Earlier this year, the UK Govt named the first recipients of its new £190m fund to support local full-fibre broadband projects. In his March Spring Statement, the UK chancellor awarded a £95m portion of the £190m Local Full-Fibre Network (LFFN) Challenge Fund to 13 (FTTP) broadband projects around the UK.
The 13 successful projects across Britain and Northern Ireland are each set to receive between £2.23m and £15.1m of funding to help fund local and commercial investment in their FTTP broadband.
Those local authorities whose projects weren’t chosen for the LFFN fund will of course be disappointed. However, they shouldn’t give up hope: a pioneering new approach developed in Sweden to roll out fibre connectivity and then monetise it has the potential to empower local authorities to take an active role in installing fibre and rolling out high-speed broadband services at a local level for themselves.
The UK is falling behind in the global connectivity race
Despite initiatives like the LFFN Challenge Fund, the UK is already at risk of being left behind by mainland Europe. The UK has been focused on a superfast fibre programme that delivers only 30 Mbit/s, whereas in contrast, Europe is now focused on deploying full-fibre Gigabit-speed FTTH networks.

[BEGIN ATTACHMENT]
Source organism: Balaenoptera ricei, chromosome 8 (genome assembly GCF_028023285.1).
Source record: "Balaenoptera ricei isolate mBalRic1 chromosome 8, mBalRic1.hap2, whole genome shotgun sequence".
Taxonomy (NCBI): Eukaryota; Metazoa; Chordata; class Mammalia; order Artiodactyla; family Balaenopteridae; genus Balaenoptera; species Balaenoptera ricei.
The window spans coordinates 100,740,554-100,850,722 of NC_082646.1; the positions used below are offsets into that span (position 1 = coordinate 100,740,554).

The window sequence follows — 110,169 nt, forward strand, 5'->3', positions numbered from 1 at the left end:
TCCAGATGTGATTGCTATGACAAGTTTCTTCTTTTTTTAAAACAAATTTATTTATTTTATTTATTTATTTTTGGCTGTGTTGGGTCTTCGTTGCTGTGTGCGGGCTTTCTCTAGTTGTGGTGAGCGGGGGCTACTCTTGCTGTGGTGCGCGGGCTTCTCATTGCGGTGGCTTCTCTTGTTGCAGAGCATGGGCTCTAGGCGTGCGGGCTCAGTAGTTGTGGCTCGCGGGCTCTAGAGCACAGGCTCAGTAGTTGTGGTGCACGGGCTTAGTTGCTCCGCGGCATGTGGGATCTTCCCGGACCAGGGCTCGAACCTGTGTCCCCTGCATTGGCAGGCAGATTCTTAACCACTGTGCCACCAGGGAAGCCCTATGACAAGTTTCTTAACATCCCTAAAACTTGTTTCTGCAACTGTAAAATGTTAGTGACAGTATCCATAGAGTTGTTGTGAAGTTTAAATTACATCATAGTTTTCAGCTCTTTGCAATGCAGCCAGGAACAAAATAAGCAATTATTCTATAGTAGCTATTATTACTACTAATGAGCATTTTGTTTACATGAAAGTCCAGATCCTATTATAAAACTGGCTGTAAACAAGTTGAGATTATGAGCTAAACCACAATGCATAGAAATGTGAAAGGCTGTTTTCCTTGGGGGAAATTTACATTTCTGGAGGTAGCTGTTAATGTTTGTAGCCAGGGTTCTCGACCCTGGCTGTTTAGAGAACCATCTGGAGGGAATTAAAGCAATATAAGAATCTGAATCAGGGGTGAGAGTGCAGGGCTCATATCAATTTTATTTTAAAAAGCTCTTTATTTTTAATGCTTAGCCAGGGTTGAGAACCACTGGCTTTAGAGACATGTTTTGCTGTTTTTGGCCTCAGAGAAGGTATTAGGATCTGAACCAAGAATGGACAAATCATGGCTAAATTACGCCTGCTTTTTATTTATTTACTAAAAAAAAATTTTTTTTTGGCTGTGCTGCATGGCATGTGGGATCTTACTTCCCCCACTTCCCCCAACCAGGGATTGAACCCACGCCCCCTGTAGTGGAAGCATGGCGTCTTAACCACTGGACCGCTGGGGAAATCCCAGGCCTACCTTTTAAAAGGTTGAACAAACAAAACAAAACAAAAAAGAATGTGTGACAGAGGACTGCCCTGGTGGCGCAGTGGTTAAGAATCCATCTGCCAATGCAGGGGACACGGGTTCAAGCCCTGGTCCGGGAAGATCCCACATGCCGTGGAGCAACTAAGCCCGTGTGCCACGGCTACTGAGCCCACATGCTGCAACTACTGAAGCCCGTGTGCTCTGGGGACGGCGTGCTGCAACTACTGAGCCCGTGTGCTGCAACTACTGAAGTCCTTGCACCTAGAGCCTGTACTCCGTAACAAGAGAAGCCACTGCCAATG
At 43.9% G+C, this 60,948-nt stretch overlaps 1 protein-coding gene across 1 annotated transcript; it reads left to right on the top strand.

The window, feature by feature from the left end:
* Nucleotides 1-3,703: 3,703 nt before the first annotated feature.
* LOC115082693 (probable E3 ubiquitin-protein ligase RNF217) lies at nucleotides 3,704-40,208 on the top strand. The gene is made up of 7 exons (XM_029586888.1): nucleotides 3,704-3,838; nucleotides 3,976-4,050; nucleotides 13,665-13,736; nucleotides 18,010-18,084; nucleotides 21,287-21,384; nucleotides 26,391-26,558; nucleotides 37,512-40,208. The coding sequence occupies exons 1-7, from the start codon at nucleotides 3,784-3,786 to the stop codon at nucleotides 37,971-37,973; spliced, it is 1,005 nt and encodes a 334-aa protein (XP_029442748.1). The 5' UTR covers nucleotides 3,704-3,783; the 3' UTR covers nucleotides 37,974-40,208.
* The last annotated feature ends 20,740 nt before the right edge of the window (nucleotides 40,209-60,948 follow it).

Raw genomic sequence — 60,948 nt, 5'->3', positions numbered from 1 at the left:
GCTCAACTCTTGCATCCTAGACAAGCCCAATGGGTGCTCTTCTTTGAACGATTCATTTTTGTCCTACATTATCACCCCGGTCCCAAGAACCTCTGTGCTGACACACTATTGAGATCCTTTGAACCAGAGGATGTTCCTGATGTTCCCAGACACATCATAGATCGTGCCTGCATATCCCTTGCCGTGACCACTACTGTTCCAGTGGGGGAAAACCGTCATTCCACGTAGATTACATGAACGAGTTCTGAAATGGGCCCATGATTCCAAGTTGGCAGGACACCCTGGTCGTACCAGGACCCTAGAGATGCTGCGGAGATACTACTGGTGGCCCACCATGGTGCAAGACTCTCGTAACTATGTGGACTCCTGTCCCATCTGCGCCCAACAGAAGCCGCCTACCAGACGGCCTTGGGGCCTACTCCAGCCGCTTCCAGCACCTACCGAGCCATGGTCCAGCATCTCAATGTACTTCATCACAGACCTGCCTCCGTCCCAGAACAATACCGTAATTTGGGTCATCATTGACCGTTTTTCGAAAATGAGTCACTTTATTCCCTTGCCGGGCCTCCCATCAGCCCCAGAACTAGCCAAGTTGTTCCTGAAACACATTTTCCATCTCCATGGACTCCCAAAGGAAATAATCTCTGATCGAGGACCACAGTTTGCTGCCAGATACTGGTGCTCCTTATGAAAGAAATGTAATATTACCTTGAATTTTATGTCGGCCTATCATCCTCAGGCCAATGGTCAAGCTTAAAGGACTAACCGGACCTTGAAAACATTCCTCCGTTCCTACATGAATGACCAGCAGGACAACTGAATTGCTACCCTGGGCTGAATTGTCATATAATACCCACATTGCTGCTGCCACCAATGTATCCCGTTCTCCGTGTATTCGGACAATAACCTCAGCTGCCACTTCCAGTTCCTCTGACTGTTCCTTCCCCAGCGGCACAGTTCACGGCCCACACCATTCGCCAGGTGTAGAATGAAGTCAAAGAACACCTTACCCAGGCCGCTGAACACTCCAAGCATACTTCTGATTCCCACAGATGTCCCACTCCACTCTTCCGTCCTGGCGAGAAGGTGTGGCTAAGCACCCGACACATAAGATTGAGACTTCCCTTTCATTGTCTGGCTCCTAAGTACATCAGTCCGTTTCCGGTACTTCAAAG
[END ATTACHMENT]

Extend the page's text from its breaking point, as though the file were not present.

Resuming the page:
Gigabit networks are capable of download speeds more than 30 times that of superfast fibre and a staggering 100 times faster in upload speed (source: The FTTH Council). In the UK, this type of Gigabit FTTH connectivity reaches just three percent of UK households currently.
For the UK, this problem will only worsen in the future, as IP-based digital services evolve and networks have to carry more traffic. UK local authorities therefore need to focus on Gigabit-speed fibre connectivity instead.
But why should local authorities invest money and time in installing and lighting up fibre networks? Why not leave it to telecom operators and service providers instead?
Fibre roll-out is too slow
The painfully slow rate of fibre roll-out in the UK shows that local authorities can’t rely on major incumbent operators and service providers for their essential connectivity. These companies are driven first and foremost by profit and ROI in their fibre roll-out plans. If a town or region doesn’t meet their criteria in terms of projected subscribers and revenue forecasts, the providers will focus their efforts elsewhere.
Confronted with this inertia by the major service providers, there’s no reason why local authorities can’t install, own and manage their own local digital infrastructure. After all, they’re already responsible for other essential local infrastructure such as roads, tunnels, drains and pipes. And in today’s digital world, high-speed, high capacity broadband is definitely essential infrastructure.
Go with Gigabit fibre
In financial terms, Gigabit fibre is an ideal infrastructure asset for a local authority to invest in, since it has a useful life of at least 25-30 years. In this sense, local authorities can finance it over similar time frames to other public infrastructure works like roads, tunnels and bridges.